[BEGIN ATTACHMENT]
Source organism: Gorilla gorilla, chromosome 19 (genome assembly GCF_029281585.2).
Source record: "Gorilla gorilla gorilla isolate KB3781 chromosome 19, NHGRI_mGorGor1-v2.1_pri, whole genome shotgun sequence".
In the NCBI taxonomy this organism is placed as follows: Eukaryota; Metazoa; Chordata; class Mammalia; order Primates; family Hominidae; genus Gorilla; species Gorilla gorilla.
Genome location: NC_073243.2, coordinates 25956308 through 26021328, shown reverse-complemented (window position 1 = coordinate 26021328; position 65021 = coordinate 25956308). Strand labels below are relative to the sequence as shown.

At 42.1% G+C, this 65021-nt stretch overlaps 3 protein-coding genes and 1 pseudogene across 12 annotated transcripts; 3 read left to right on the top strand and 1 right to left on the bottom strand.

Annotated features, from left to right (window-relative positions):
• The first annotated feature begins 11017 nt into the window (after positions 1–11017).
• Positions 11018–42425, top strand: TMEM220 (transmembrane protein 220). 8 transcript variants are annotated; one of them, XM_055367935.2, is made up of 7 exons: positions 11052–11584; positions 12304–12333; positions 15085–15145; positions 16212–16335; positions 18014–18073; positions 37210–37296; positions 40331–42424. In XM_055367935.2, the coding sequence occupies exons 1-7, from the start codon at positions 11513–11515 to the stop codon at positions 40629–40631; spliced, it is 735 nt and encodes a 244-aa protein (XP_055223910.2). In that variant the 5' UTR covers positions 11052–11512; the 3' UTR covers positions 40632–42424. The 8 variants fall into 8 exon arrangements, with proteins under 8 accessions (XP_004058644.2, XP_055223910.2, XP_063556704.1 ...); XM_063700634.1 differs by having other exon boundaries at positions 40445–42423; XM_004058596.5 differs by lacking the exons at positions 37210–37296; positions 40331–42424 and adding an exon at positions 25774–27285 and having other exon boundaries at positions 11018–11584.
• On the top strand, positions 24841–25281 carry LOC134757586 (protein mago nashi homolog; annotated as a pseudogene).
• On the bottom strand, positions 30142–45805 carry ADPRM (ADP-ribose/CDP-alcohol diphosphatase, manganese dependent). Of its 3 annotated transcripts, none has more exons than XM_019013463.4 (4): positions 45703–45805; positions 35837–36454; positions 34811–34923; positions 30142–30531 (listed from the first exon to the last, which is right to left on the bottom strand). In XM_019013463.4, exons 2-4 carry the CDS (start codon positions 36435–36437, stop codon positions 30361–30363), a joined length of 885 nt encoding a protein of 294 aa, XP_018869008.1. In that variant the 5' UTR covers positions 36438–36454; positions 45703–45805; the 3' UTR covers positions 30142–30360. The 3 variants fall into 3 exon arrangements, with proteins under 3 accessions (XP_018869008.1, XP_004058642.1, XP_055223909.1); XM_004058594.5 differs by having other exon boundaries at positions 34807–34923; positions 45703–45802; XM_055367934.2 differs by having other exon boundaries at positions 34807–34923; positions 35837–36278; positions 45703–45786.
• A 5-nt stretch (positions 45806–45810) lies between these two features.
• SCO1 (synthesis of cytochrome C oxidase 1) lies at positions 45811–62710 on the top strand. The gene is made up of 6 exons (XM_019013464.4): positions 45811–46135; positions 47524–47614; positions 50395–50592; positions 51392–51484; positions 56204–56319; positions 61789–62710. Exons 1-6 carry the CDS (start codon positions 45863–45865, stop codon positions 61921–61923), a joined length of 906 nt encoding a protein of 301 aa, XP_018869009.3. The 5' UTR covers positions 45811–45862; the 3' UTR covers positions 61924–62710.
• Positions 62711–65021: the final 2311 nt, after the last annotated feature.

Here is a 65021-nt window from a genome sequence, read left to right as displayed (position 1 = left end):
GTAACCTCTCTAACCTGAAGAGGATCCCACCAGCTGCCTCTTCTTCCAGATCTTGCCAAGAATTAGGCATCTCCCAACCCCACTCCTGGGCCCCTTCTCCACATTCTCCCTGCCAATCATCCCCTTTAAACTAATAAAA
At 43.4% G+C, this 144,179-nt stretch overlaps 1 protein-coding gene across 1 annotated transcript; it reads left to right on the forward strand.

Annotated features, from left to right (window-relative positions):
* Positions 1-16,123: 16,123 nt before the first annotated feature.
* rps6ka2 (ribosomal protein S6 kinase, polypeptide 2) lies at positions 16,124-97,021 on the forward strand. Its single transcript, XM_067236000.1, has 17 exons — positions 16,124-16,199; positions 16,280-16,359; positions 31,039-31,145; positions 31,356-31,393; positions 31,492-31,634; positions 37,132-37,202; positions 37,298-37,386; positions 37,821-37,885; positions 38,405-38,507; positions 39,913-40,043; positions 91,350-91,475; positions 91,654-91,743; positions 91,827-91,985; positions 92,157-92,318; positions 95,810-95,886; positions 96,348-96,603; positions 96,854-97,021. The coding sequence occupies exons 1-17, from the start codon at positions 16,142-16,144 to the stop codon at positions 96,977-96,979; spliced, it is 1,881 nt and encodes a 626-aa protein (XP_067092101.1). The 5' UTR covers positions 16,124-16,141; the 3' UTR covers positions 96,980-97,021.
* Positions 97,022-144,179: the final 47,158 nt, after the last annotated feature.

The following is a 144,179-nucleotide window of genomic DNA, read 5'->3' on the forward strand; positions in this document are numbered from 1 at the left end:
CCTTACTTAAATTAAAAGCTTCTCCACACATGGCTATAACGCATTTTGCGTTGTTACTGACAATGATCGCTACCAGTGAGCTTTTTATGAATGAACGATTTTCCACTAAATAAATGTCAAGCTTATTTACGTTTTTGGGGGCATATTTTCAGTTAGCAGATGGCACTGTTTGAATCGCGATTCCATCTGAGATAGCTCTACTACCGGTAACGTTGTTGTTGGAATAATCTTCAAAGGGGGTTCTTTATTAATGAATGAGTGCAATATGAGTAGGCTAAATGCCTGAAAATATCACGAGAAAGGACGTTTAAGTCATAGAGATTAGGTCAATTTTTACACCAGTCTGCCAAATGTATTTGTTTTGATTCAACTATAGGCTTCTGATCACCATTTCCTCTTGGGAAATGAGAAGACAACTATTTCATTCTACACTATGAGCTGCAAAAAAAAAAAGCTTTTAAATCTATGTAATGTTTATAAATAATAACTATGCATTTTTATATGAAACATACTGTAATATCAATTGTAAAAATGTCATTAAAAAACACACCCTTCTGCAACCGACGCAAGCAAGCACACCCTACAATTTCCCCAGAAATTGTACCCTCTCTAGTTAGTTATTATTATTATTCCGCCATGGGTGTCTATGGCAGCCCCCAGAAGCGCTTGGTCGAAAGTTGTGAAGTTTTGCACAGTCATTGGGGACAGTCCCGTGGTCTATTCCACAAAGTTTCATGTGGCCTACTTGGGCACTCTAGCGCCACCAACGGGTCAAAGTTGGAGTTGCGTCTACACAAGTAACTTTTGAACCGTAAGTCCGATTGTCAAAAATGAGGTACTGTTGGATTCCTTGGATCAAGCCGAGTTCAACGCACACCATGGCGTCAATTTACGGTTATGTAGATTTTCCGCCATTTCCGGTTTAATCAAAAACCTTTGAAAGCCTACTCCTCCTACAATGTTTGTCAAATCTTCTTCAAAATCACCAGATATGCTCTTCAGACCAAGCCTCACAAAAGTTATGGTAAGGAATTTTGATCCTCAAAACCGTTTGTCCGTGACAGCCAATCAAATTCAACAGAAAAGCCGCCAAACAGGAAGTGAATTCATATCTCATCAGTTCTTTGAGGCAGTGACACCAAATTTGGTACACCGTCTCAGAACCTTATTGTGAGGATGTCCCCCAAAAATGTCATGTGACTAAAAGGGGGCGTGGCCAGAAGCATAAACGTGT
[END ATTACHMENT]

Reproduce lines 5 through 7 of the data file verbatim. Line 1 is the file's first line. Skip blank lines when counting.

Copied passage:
At 42.1% G+C, this 65021-nt stretch overlaps 3 protein-coding genes and 1 pseudogene across 12 annotated transcripts; 3 read left to right on the top strand and 1 right to left on the bottom strand.

Annotated features, from left to right (window-relative positions):
• The first annotated feature begins 11017 nt into the window (after positions 1–11017).